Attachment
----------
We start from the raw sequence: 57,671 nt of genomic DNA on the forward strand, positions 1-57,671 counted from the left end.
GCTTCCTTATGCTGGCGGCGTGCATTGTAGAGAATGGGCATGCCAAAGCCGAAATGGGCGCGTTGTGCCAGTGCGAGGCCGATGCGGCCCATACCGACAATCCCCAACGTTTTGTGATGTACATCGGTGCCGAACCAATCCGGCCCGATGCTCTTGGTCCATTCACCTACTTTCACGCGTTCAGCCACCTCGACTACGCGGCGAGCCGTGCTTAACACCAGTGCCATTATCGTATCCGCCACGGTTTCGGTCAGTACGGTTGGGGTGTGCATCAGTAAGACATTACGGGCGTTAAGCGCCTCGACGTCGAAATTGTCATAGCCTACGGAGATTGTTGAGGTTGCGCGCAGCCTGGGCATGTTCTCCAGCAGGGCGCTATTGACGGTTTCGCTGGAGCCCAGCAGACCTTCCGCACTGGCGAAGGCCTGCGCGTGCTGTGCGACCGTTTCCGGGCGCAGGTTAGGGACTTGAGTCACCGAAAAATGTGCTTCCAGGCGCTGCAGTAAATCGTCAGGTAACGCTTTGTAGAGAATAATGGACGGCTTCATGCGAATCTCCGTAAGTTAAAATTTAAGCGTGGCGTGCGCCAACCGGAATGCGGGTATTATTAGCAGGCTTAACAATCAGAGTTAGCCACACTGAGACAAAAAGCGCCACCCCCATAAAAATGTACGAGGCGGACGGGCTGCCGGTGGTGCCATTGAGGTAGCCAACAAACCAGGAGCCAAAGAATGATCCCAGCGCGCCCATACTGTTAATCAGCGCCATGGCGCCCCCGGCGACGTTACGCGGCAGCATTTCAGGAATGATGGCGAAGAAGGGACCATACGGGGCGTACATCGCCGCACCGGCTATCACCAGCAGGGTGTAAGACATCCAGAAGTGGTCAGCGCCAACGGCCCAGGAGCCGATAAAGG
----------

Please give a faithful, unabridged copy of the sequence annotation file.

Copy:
We start from the raw sequence: 57,671 nt of genomic DNA on the forward strand, positions 1-57,671 counted from the left end.
GCTTCCTTATGCTGGCGGCGTGCATTGTAGAGAATGGGCATGCCAAAGCCGAAATGGGCGCGTTGTGCCAGTGCGAGGCCGATGCGGCCCATACCGACAATCCCCAACGTTTTGTGATGTACATCGGTGCCGAACCAATCCGGCCCGATGCTCTTGGTCCATTCACCTACTTTCACGCGTTCAGCCACCTCGACTACGCGGCGAGCCGTGCTTAACACCAGTGCCATTATCGTATCCGCCACGGTTTCGGTCAGTACGGTTGGGGTGTGCATCAGTAAGACATTACGGGCGTTAAGCGCCTCGACGTCGAAATTGTCATAGCCTACGGAGATTGTTGAGGTTGCGCGCAGCCTGGGCATGTTCTCCAGCAGGGCGCTATTGACGGTTTCGCTGGAGCCCAGCAGACCTTCCGCACTGGCGAAGGCCTGCGCGTGCTGTGCGACCGTTTCCGGGCGCAGGTTAGGGACTTGAGTCACCGAAAAATGTGCTTCCAGGCGCTGCAGTAAATCGTCAGGTAACGCTTTGTAGAGAATAATGGACGGCTTCATGCGAATCTCCGTAAGTTAAAATTTAAGCGTGGCGTGCGCCAACCGGAATGCGGGTATTATTAGCAGGCTTAACAATCAGAGTTAGCCACACTGAGACAAAAAGCGCCACCCCCATAAAAATGTACGAGGCGGACGGGCTGCCGGTGGTGCCATTGAGGTAGCCAACAAACCAGGAGCCAAAGAATGATCCCAGCGCGCCCATACTGTTAATCAGCGCCATGGCGCCCCCGGCGACGTTACGCGGCAGCATTTCAGGAATGATGGCGAAGAAGGGACCATACGGGGCGTACATCGCCGCACCGGCTATCACCAGCAGGGTGTAAGACATCCAGAAGTGGTCAGCGCCAACGGCCCAGGAGCCGATAAAGG